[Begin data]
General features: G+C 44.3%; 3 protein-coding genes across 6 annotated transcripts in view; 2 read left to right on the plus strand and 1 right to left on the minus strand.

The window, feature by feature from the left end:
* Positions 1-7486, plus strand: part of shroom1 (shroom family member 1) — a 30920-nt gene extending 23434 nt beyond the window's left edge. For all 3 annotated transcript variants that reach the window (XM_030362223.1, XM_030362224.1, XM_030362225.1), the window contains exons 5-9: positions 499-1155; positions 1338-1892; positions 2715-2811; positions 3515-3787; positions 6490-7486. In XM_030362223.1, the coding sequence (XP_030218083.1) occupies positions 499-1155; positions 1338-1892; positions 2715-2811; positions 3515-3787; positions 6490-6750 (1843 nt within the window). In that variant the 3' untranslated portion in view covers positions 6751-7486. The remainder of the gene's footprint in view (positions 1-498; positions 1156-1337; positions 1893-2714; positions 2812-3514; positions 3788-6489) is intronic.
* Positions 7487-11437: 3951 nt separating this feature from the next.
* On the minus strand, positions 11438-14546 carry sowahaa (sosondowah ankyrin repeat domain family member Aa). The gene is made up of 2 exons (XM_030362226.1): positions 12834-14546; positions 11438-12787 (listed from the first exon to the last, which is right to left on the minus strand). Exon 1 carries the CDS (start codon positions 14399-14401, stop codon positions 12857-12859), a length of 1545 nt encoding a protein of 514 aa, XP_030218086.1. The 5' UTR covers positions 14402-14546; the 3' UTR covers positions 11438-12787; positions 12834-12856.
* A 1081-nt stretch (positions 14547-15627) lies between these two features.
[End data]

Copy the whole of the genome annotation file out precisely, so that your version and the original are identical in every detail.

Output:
General features: G+C 44.3%; 3 protein-coding genes across 6 annotated transcripts in view; 2 read left to right on the plus strand and 1 right to left on the minus strand.

The window, feature by feature from the left end:
* Positions 1-7486, plus strand: part of shroom1 (shroom family member 1) — a 30920-nt gene extending 23434 nt beyond the window's left edge. For all 3 annotated transcript variants that reach the window (XM_030362223.1, XM_030362224.1, XM_030362225.1), the window contains exons 5-9: positions 499-1155; positions 1338-1892; positions 2715-2811; positions 3515-3787; positions 6490-7486. In XM_030362223.1, the coding sequence (XP_030218083.1) occupies positions 499-1155; positions 1338-1892; positions 2715-2811; positions 3515-3787; positions 6490-6750 (1843 nt within the window). In that variant the 3' untranslated portion in view covers positions 6751-7486. The remainder of the gene's footprint in view (positions 1-498; positions 1156-1337; positions 1893-2714; positions 2812-3514; positions 3788-6489) is intronic.
* Positions 7487-11437: 3951 nt separating this feature from the next.
* On the minus strand, positions 11438-14546 carry sowahaa (sosondowah ankyrin repeat domain family member Aa). The gene is made up of 2 exons (XM_030362226.1): positions 12834-14546; positions 11438-12787 (listed from the first exon to the last, which is right to left on the minus strand). Exon 1 carries the CDS (start codon positions 14399-14401, stop codon positions 12857-12859), a length of 1545 nt encoding a protein of 514 aa, XP_030218086.1. The 5' UTR covers positions 14402-14546; the 3' UTR covers positions 11438-12787; positions 12834-12856.
* A 1081-nt stretch (positions 14547-15627) lies between these two features.